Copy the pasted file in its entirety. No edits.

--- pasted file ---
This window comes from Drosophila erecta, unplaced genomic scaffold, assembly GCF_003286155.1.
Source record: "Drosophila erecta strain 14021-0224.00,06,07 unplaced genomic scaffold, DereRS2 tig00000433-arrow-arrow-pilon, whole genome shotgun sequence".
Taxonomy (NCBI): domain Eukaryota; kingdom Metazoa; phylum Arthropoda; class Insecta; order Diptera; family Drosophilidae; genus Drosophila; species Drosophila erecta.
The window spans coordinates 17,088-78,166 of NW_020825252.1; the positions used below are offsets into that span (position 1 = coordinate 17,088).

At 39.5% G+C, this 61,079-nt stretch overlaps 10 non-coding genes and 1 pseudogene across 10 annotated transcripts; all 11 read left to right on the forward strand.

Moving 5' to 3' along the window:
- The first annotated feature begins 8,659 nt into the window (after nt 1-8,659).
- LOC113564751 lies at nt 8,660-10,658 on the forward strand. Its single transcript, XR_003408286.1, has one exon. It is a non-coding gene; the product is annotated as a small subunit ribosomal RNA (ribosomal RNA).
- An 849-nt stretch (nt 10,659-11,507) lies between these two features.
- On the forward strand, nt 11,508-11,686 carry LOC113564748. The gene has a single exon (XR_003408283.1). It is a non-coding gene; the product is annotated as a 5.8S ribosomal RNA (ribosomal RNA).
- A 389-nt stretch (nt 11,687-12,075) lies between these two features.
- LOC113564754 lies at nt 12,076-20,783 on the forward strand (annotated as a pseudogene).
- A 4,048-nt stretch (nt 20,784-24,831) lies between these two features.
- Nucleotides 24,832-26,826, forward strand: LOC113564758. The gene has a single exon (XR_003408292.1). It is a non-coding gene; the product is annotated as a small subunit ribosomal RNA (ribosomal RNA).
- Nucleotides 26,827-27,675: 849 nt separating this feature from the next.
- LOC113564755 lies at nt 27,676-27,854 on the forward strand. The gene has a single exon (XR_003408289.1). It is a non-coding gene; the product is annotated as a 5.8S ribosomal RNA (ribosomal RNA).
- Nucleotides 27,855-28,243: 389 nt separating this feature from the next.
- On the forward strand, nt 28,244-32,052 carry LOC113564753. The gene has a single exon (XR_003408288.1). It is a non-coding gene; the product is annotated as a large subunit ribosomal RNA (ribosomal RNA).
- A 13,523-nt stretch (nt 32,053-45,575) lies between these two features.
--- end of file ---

This window comes from Drosophila erecta, unplaced genomic scaffold, assembly GCF_003286155.1.
Source record: "Drosophila erecta strain 14021-0224.00,06,07 unplaced genomic scaffold, DereRS2 tig00000433-arrow-arrow-pilon, whole genome shotgun sequence".
Taxonomy (NCBI): domain Eukaryota; kingdom Metazoa; phylum Arthropoda; class Insecta; order Diptera; family Drosophilidae; genus Drosophila; species Drosophila erecta.
The window spans coordinates 17,088-78,166 of NW_020825252.1; the positions used below are offsets into that span (position 1 = coordinate 17,088).

At 39.5% G+C, this 61,079-nt stretch overlaps 10 non-coding genes and 1 pseudogene across 10 annotated transcripts; all 11 read left to right on the forward strand.

Moving 5' to 3' along the window:
- The first annotated feature begins 8,659 nt into the window (after nt 1-8,659).
- LOC113564751 lies at nt 8,660-10,658 on the forward strand. Its single transcript, XR_003408286.1, has one exon. It is a non-coding gene; the product is annotated as a small subunit ribosomal RNA (ribosomal RNA).
- An 849-nt stretch (nt 10,659-11,507) lies between these two features.
- On the forward strand, nt 11,508-11,686 carry LOC113564748. The gene has a single exon (XR_003408283.1). It is a non-coding gene; the product is annotated as a 5.8S ribosomal RNA (ribosomal RNA).
- A 389-nt stretch (nt 11,687-12,075) lies between these two features.
- LOC113564754 lies at nt 12,076-20,783 on the forward strand (annotated as a pseudogene).
- A 4,048-nt stretch (nt 20,784-24,831) lies between these two features.
- Nucleotides 24,832-26,826, forward strand: LOC113564758. The gene has a single exon (XR_003408292.1). It is a non-coding gene; the product is annotated as a small subunit ribosomal RNA (ribosomal RNA).
- Nucleotides 26,827-27,675: 849 nt separating this feature from the next.
- LOC113564755 lies at nt 27,676-27,854 on the forward strand. The gene has a single exon (XR_003408289.1). It is a non-coding gene; the product is annotated as a 5.8S ribosomal RNA (ribosomal RNA).
- Nucleotides 27,855-28,243: 389 nt separating this feature from the next.
- On the forward strand, nt 28,244-32,052 carry LOC113564753. The gene has a single exon (XR_003408288.1). It is a non-coding gene; the product is annotated as a large subunit ribosomal RNA (ribosomal RNA).
- A 13,523-nt stretch (nt 32,053-45,575) lies between these two features.